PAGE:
What Is May-Thurner Syndrome?
Your blood vessels transmit blood to various parts of your body. The arteries carry the blood away from the heart while the veins bring it back. At times, your veins and arteries can cross over one another. In most cases, that is not a big problem. However, if you have a condition called May-Thurner syndrome, things can get complicated.
Also known as Cockett syndrome, May-Thurner syndrome can adversely affect two key blood vessels in your legs. In addition, the syndrome can make you more susceptible to a deep vein thrombosis (DVT) in the left leg. The condition affects the right iliac artery, which is responsible for carrying blood to your left iliac vein and to your right leg. The left iliac vein brings blood towards your heart from your left leg.
If you have May-Thurner syndrome, your right iliac artery will squeeze your left iliac vein whenever they cross one another in the pelvis. Due to this pressure, blood will not be able to flow as freely as needed through your left iliac vein and because of the syndrome, you are more likely to have a DVT in the left leg.
Keep in mind that a DVT is a kind of blood clot which can be extremely serious. It can block the flow of blood in your leg and also break off, causing a clot in the lung. This condition is known as a pulmonary embolism, and it can be life-threatening.
Symptoms of May-Thurner Syndrome
It is likely that you will not even know that you have May-Thurner syndrome unless you have a DVT. You may experience swelling or pain in your leg, but often, there are no warning signs. That being said, with a deep vein thrombosis, your left leg might show several symptoms like:
- Tenderness, heaviness or throbbing
- Change in skincolor, your leg will look more purple or red than usual
- Pain that feels similar to charley horse or a cramp
- Skin that is warm to touch
- Veins that appear much larger than normal
DVT due to May-Thurner syndrome may also trigger venous insufficiency. This can make it more difficult for the veins to carry blood back to the heart.
In case DVT breaks off to form a clot in the lungs, you may:
- Experience chest pain
- Cough up blood
- Breathe faster than usual
- Pass out
Treatment of May-Thurner Syndrome
In most cases, the May-Thurner syndrome needs treatment only when it starts to reveal symptoms. Your doctor may prescribe you blood thinners in case you have a blood clot. Blood thinners are typically used for the treatment of DVT. They prevent the formation of new clots and keep your existing clots from getting bigger. These medications are also known as anticoagulants.
That being said, blood thinners might not be enough in some cases. Also, in some situations your doctor may deliver a clot-busting medication through a catheter directly into your vein near the blood clot. Clot busters are used for the treatment of more serious clots. The clot may take anywhere from a couple of hours to several days to dissolve. This treatment is also called thrombolytic therapy.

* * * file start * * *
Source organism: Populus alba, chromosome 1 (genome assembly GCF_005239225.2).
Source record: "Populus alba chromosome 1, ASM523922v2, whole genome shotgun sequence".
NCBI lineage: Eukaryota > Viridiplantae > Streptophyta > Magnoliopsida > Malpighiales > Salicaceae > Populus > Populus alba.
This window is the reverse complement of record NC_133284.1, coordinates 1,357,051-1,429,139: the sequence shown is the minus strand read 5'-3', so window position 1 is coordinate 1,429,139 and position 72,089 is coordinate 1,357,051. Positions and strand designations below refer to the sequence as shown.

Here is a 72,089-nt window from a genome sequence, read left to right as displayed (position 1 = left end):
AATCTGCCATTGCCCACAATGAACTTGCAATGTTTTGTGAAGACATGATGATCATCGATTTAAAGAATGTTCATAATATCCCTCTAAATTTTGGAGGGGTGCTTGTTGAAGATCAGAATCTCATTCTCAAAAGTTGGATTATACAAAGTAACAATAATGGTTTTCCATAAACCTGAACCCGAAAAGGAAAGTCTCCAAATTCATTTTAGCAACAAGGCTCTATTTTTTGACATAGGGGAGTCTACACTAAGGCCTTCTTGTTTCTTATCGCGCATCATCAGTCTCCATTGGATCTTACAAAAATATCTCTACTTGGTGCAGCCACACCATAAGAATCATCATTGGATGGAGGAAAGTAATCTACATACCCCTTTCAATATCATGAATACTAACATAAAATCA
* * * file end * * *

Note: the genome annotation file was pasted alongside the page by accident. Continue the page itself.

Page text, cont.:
At Precision VIR, we are experts in thrombolytic therapy and also in determining if a minimally invasive surgical procedure is the correct therapy.
The following minimally invasive procedures are common:
Stent and Angioplasty
This is an effective treatment option for May-Thurner syndrome. Your doctor will first use a small balloon for expanding your left iliac vein. Then he will place a small mesh tube known as a stent in your vein to make sure it stays open and blood could flow freely. Keep in mind that the balloon will be deflated and taken out; however, the stent will stay in place.
Vena Cava Filter
The filters help keep blood clots from reaching your lungs from your leg if you cannot take blood thinners for some reason or they do not work effectively for you. You doctor will insert a catheter into a large vein present in your groin or neck, and then it will be inserted into your inferior vena cava; this is the largest vein. Although vena cava filters can prevent clots from reaching your lungs, they cannot stop the formation of new clots.
The minimally invasive surgeries performed by Precision VIR doctors to treat May-Thurner syndrome are performed on an outpatient basis, which means you may be able to go home the same day after surgery. You will resume your normal activities within just a couple of days to one week.
Your doctor would instruct you on how frequently you have to follow up. In case you had angioplasty and have a stent, it is likely that you will require an ultrasound check usually a week after your surgery along with regular monitoring after that.
Schedule an Appointment to Learn More
At Precision VIR, we are fully equipped to provide the care necessary to diagnose and treat May-Thurner Syndrome. Call us at 214-382-3200 to schedule a consultation or complete the form below.
Precision VIR serves the DFW area including Dallas, Fort Worth, Carrollton, Richardson, Garland, Mesquite, Highland Park, University Park, Park Cities, Allen, Plano, Frisco, McKinney, Arlington, Irving, Grand Prairie, Farmers Branch, Denton, Lewisville and all of North Texas.
This information is not a substitute for professional medical advice. Prior to starting any new treatment or questions regarding a medical condition, always seek the advice of your doctor or other qualified health provider.